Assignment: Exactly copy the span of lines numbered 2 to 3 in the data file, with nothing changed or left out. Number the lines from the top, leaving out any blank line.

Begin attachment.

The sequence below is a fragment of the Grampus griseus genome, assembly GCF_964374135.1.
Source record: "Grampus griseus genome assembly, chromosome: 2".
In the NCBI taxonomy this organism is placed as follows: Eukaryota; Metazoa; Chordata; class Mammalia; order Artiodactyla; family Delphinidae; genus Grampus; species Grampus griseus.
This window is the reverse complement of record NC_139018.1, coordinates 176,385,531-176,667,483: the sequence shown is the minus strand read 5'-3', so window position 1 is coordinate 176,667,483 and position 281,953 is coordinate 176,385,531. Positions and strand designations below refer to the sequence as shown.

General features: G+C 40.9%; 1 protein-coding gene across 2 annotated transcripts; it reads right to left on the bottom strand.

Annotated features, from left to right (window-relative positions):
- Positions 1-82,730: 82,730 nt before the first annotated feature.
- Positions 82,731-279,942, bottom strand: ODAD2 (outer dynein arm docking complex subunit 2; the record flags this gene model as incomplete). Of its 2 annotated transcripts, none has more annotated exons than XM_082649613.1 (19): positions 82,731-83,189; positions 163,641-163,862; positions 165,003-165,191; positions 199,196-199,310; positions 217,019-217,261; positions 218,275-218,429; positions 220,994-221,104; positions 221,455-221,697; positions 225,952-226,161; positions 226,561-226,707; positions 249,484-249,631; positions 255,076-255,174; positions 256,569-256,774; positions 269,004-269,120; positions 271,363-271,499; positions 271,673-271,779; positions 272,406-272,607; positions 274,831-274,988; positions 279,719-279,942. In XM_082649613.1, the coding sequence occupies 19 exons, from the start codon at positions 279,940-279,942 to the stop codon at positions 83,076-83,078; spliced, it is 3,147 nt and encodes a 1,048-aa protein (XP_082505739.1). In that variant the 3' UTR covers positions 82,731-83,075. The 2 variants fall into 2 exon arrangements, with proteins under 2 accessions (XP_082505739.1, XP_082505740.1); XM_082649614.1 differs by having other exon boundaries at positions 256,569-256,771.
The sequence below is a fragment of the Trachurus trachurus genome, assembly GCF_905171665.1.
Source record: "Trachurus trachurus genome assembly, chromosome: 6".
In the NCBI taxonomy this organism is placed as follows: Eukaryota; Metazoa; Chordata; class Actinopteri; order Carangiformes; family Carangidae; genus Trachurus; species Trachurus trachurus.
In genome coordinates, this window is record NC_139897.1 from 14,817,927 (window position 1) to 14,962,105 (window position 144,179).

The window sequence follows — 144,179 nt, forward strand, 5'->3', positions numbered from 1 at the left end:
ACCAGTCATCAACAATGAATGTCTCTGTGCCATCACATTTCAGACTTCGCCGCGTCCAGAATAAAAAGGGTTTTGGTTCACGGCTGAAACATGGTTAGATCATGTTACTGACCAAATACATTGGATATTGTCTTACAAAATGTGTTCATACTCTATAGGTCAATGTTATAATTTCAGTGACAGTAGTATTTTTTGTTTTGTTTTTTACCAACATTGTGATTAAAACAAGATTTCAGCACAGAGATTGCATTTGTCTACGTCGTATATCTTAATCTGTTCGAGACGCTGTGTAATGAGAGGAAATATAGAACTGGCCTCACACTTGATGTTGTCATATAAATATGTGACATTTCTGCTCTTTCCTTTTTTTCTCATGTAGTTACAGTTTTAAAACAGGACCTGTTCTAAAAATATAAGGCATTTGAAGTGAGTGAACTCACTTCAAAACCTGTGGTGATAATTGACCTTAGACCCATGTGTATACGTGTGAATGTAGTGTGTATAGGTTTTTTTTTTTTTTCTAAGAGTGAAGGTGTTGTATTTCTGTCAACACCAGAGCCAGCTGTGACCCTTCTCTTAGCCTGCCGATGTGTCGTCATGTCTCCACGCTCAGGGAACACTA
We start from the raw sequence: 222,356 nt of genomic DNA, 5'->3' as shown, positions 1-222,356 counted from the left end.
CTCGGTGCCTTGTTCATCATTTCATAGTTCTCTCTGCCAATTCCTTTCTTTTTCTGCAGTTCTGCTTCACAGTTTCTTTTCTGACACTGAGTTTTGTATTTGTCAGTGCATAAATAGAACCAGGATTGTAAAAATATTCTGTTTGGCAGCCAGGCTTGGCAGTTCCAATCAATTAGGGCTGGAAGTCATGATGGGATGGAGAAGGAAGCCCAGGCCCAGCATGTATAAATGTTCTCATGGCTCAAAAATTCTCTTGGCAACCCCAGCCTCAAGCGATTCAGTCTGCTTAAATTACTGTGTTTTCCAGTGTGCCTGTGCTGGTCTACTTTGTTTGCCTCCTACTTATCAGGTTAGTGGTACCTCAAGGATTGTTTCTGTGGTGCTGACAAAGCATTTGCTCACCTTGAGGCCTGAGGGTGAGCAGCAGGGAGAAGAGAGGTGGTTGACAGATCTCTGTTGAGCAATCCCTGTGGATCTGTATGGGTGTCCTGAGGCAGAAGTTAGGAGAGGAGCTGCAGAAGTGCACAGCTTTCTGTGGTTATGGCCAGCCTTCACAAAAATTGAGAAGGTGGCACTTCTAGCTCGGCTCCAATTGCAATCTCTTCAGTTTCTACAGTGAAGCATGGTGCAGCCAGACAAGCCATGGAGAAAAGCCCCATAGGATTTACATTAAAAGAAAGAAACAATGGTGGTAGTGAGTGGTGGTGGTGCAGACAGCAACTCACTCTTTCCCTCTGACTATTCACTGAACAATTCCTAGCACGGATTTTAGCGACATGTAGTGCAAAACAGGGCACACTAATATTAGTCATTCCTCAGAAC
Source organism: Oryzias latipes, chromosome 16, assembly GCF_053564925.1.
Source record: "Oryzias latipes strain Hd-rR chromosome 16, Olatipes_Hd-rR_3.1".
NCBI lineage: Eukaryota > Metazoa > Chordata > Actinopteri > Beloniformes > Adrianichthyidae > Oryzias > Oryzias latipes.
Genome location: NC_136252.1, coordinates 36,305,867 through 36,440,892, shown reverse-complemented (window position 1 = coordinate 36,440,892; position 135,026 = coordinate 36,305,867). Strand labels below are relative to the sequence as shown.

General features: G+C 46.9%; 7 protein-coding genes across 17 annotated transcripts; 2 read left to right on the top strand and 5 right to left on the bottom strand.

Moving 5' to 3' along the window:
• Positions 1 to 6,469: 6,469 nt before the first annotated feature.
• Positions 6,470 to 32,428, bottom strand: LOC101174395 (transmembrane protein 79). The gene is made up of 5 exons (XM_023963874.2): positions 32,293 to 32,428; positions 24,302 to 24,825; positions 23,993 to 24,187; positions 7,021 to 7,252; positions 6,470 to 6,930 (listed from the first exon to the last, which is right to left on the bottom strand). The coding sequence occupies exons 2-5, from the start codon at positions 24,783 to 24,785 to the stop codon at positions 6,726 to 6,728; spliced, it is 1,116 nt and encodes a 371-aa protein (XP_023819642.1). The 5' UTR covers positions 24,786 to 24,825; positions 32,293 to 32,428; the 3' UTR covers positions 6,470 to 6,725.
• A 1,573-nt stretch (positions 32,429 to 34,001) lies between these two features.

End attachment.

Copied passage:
Source record: "Grampus griseus genome assembly, chromosome: 2".
In the NCBI taxonomy this organism is placed as follows: Eukaryota; Metazoa; Chordata; class Mammalia; order Artiodactyla; family Delphinidae; genus Grampus; species Grampus griseus.